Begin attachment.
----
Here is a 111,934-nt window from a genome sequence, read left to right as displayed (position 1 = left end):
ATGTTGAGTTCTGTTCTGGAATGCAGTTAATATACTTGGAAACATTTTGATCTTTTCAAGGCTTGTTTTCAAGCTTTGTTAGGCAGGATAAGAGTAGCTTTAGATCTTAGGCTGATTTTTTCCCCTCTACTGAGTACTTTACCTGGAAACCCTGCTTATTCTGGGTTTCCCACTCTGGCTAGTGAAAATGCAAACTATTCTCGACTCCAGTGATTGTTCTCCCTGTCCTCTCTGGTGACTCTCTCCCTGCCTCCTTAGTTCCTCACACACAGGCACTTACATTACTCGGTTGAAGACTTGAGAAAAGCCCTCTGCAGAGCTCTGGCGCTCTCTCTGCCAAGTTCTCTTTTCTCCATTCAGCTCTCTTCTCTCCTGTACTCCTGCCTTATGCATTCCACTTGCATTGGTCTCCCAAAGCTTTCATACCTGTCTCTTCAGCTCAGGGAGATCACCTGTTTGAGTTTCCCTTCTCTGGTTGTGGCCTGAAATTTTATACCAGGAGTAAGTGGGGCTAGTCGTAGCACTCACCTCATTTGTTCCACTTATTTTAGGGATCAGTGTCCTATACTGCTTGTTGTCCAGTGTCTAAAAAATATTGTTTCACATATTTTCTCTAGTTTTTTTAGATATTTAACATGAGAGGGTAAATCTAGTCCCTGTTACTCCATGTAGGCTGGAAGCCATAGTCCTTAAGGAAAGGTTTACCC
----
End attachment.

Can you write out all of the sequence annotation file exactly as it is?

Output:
Here is a 111,934-nt window from a genome sequence, read left to right as displayed (position 1 = left end):
ATGTTGAGTTCTGTTCTGGAATGCAGTTAATATACTTGGAAACATTTTGATCTTTTCAAGGCTTGTTTTCAAGCTTTGTTAGGCAGGATAAGAGTAGCTTTAGATCTTAGGCTGATTTTTTCCCCTCTACTGAGTACTTTACCTGGAAACCCTGCTTATTCTGGGTTTCCCACTCTGGCTAGTGAAAATGCAAACTATTCTCGACTCCAGTGATTGTTCTCCCTGTCCTCTCTGGTGACTCTCTCCCTGCCTCCTTAGTTCCTCACACACAGGCACTTACATTACTCGGTTGAAGACTTGAGAAAAGCCCTCTGCAGAGCTCTGGCGCTCTCTCTGCCAAGTTCTCTTTTCTCCATTCAGCTCTCTTCTCTCCTGTACTCCTGCCTTATGCATTCCACTTGCATTGGTCTCCCAAAGCTTTCATACCTGTCTCTTCAGCTCAGGGAGATCACCTGTTTGAGTTTCCCTTCTCTGGTTGTGGCCTGAAATTTTATACCAGGAGTAAGTGGGGCTAGTCGTAGCACTCACCTCATTTGTTCCACTTATTTTAGGGATCAGTGTCCTATACTGCTTGTTGTCCAGTGTCTAAAAAATATTGTTTCACATATTTTCTCTAGTTTTTTTAGATATTTAACATGAGAGGGTAAATCTAGTCCCTGTTACTCCATGTAGGCTGGAAGCCATAGTCCTTAAGGAAAGGTTTACCC